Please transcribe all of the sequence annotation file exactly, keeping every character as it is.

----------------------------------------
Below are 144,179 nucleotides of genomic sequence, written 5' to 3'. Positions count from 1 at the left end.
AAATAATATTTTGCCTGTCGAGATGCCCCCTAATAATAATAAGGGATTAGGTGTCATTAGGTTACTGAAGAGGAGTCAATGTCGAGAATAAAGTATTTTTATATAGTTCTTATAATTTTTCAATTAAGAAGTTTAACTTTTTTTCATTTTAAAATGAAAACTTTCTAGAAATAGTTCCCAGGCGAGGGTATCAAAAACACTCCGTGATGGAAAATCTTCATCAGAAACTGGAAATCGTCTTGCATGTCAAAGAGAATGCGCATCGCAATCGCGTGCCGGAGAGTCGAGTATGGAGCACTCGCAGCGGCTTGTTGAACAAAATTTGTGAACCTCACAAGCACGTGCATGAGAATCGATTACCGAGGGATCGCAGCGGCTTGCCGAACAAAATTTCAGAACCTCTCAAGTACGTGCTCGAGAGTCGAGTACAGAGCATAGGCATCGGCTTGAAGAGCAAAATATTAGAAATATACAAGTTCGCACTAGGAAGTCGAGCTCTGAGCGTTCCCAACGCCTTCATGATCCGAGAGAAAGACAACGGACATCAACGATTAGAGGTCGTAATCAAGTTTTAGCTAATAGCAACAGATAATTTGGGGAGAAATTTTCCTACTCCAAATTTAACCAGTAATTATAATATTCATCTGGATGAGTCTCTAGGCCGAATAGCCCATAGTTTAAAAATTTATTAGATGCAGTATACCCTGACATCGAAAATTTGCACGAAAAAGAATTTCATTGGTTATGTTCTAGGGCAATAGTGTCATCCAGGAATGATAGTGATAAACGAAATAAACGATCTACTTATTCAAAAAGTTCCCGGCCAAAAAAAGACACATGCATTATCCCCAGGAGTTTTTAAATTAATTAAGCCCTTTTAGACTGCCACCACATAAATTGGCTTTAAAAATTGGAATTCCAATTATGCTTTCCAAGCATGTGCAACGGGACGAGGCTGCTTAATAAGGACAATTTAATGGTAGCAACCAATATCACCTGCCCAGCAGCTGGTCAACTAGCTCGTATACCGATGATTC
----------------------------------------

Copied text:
Below are 144,179 nucleotides of genomic sequence, written 5' to 3'. Positions count from 1 at the left end.
AAATAATATTTTGCCTGTCGAGATGCCCCCTAATAATAATAAGGGATTAGGTGTCATTAGGTTACTGAAGAGGAGTCAATGTCGAGAATAAAGTATTTTTATATAGTTCTTATAATTTTTCAATTAAGAAGTTTAACTTTTTTTCATTTTAAAATGAAAACTTTCTAGAAATAGTTCCCAGGCGAGGGTATCAAAAACACTCCGTGATGGAAAATCTTCATCAGAAACTGGAAATCGTCTTGCATGTCAAAGAGAATGCGCATCGCAATCGCGTGCCGGAGAGTCGAGTATGGAGCACTCGCAGCGGCTTGTTGAACAAAATTTGTGAACCTCACAAGCACGTGCATGAGAATCGATTACCGAGGGATCGCAGCGGCTTGCCGAACAAAATTTCAGAACCTCTCAAGTACGTGCTCGAGAGTCGAGTACAGAGCATAGGCATCGGCTTGAAGAGCAAAATATTAGAAATATACAAGTTCGCACTAGGAAGTCGAGCTCTGAGCGTTCCCAACGCCTTCATGATCCGAGAGAAAGACAACGGACATCAACGATTAGAGGTCGTAATCAAGTTTTAGCTAATAGCAACAGATAATTTGGGGAGAAATTTTCCTACTCCAAATTTAACCAGTAATTATAATATTCATCTGGATGAGTCTCTAGGCCGAATAGCCCATAGTTTAAAAATTTATTAGATGCAGTATACCCTGACATCGAAAATTTGCACGAAAAAGAATTTCATTGGTTATGTTCTAGGGCAATAGTGTCATCCAGGAATGATAGTGATAAACGAAATAAACGATCTACTTATTCAAAAAGTTCCCGGCCAAAAAAAGACACATGCATTATCCCCAGGAGTTTTTAAATTAATTAAGCCCTTTTAGACTGCCACCACATAAATTGGCTTTAAAAATTGGAATTCCAATTATGCTTTCCAAGCATGTGCAACGGGACGAGGCTGCTTAATAAGGACAATTTAATGGTAGCAACCAATATCACCTGCCCAGCAGCTGGTCAACTAGCTCGTATACCGATGATTC